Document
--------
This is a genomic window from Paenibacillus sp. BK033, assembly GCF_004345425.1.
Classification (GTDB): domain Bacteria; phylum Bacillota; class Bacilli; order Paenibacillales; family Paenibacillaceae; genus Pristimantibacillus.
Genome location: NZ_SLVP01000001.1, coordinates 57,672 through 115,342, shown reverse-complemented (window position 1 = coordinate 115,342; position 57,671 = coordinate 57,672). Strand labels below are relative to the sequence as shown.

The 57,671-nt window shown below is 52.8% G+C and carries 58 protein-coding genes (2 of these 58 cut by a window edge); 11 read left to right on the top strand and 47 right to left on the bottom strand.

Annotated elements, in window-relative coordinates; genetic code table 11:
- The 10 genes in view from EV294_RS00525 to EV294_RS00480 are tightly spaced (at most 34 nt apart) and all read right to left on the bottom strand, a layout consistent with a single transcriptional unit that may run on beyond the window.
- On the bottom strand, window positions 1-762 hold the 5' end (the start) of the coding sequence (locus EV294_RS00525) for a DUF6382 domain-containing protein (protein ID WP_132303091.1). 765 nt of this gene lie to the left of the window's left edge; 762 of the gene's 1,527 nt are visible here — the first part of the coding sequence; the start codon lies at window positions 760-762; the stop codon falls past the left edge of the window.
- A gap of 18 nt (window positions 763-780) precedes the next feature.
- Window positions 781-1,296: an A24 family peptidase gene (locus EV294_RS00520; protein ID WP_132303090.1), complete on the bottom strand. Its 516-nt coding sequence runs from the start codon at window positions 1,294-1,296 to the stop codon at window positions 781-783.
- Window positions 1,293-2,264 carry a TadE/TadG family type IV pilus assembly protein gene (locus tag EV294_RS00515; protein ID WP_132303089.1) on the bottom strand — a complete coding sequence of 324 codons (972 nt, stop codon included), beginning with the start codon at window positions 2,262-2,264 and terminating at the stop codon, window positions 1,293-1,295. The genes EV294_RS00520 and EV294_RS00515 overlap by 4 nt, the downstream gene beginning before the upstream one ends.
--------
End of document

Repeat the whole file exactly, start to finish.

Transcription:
This is a genomic window from Paenibacillus sp. BK033, assembly GCF_004345425.1.
Classification (GTDB): domain Bacteria; phylum Bacillota; class Bacilli; order Paenibacillales; family Paenibacillaceae; genus Pristimantibacillus.
Genome location: NZ_SLVP01000001.1, coordinates 57,672 through 115,342, shown reverse-complemented (window position 1 = coordinate 115,342; position 57,671 = coordinate 57,672). Strand labels below are relative to the sequence as shown.

The 57,671-nt window shown below is 52.8% G+C and carries 58 protein-coding genes (2 of these 58 cut by a window edge); 11 read left to right on the top strand and 47 right to left on the bottom strand.

Annotated elements, in window-relative coordinates; genetic code table 11:
- The 10 genes in view from EV294_RS00525 to EV294_RS00480 are tightly spaced (at most 34 nt apart) and all read right to left on the bottom strand, a layout consistent with a single transcriptional unit that may run on beyond the window.
- On the bottom strand, window positions 1-762 hold the 5' end (the start) of the coding sequence (locus EV294_RS00525) for a DUF6382 domain-containing protein (protein ID WP_132303091.1). 765 nt of this gene lie to the left of the window's left edge; 762 of the gene's 1,527 nt are visible here — the first part of the coding sequence; the start codon lies at window positions 760-762; the stop codon falls past the left edge of the window.
- A gap of 18 nt (window positions 763-780) precedes the next feature.
- Window positions 781-1,296: an A24 family peptidase gene (locus EV294_RS00520; protein ID WP_132303090.1), complete on the bottom strand. Its 516-nt coding sequence runs from the start codon at window positions 1,294-1,296 to the stop codon at window positions 781-783.
- Window positions 1,293-2,264 carry a TadE/TadG family type IV pilus assembly protein gene (locus tag EV294_RS00515; protein ID WP_132303089.1) on the bottom strand — a complete coding sequence of 324 codons (972 nt, stop codon included), beginning with the start codon at window positions 2,262-2,264 and terminating at the stop codon, window positions 1,293-1,295. The genes EV294_RS00520 and EV294_RS00515 overlap by 4 nt, the downstream gene beginning before the upstream one ends.